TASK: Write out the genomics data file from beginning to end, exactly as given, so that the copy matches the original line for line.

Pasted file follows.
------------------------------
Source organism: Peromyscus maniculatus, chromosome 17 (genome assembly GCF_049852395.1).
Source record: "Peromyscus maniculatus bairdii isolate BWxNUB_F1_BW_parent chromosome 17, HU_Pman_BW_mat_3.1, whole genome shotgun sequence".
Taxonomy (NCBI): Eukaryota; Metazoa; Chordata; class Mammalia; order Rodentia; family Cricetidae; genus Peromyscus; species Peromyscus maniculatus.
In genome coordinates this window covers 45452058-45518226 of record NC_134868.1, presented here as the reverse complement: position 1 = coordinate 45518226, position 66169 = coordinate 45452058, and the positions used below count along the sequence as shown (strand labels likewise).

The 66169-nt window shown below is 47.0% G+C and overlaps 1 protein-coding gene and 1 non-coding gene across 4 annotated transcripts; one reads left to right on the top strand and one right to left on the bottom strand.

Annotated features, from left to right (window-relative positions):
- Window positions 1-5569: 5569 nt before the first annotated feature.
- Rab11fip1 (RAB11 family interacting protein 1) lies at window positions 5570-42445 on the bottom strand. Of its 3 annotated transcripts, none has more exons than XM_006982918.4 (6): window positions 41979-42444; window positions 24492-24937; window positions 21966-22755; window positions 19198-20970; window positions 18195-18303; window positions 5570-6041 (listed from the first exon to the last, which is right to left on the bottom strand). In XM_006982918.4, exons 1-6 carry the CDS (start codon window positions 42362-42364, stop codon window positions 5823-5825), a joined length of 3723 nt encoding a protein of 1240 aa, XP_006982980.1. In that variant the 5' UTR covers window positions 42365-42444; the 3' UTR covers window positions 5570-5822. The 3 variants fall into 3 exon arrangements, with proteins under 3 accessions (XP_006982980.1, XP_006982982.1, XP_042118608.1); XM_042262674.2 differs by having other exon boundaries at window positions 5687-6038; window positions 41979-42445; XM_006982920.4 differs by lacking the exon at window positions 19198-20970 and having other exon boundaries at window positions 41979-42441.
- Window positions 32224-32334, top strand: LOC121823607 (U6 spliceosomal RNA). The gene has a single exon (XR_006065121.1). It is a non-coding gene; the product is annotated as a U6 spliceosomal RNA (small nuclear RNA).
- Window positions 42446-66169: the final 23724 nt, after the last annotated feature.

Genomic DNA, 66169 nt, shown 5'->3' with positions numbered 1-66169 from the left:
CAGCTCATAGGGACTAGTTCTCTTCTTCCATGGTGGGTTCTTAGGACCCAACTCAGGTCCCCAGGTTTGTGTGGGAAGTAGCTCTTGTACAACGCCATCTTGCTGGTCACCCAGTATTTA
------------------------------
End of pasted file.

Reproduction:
Source organism: Peromyscus maniculatus, chromosome 17 (genome assembly GCF_049852395.1).
Source record: "Peromyscus maniculatus bairdii isolate BWxNUB_F1_BW_parent chromosome 17, HU_Pman_BW_mat_3.1, whole genome shotgun sequence".
Taxonomy (NCBI): Eukaryota; Metazoa; Chordata; class Mammalia; order Rodentia; family Cricetidae; genus Peromyscus; species Peromyscus maniculatus.
In genome coordinates this window covers 45452058-45518226 of record NC_134868.1, presented here as the reverse complement: position 1 = coordinate 45518226, position 66169 = coordinate 45452058, and the positions used below count along the sequence as shown (strand labels likewise).

The 66169-nt window shown below is 47.0% G+C and overlaps 1 protein-coding gene and 1 non-coding gene across 4 annotated transcripts; one reads left to right on the top strand and one right to left on the bottom strand.

Annotated features, from left to right (window-relative positions):
- Window positions 1-5569: 5569 nt before the first annotated feature.
- Rab11fip1 (RAB11 family interacting protein 1) lies at window positions 5570-42445 on the bottom strand. Of its 3 annotated transcripts, none has more exons than XM_006982918.4 (6): window positions 41979-42444; window positions 24492-24937; window positions 21966-22755; window positions 19198-20970; window positions 18195-18303; window positions 5570-6041 (listed from the first exon to the last, which is right to left on the bottom strand). In XM_006982918.4, exons 1-6 carry the CDS (start codon window positions 42362-42364, stop codon window positions 5823-5825), a joined length of 3723 nt encoding a protein of 1240 aa, XP_006982980.1. In that variant the 5' UTR covers window positions 42365-42444; the 3' UTR covers window positions 5570-5822. The 3 variants fall into 3 exon arrangements, with proteins under 3 accessions (XP_006982980.1, XP_006982982.1, XP_042118608.1); XM_042262674.2 differs by having other exon boundaries at window positions 5687-6038; window positions 41979-42445; XM_006982920.4 differs by lacking the exon at window positions 19198-20970 and having other exon boundaries at window positions 41979-42441.
- Window positions 32224-32334, top strand: LOC121823607 (U6 spliceosomal RNA). The gene has a single exon (XR_006065121.1). It is a non-coding gene; the product is annotated as a U6 spliceosomal RNA (small nuclear RNA).
- Window positions 42446-66169: the final 23724 nt, after the last annotated feature.

Genomic DNA, 66169 nt, shown 5'->3' with positions numbered 1-66169 from the left:
CAGCTCATAGGGACTAGTTCTCTTCTTCCATGGTGGGTTCTTAGGACCCAACTCAGGTCCCCAGGTTTGTGTGGGAAGTAGCTCTTGTACAACGCCATCTTGCTGGTCACCCAGTATTTA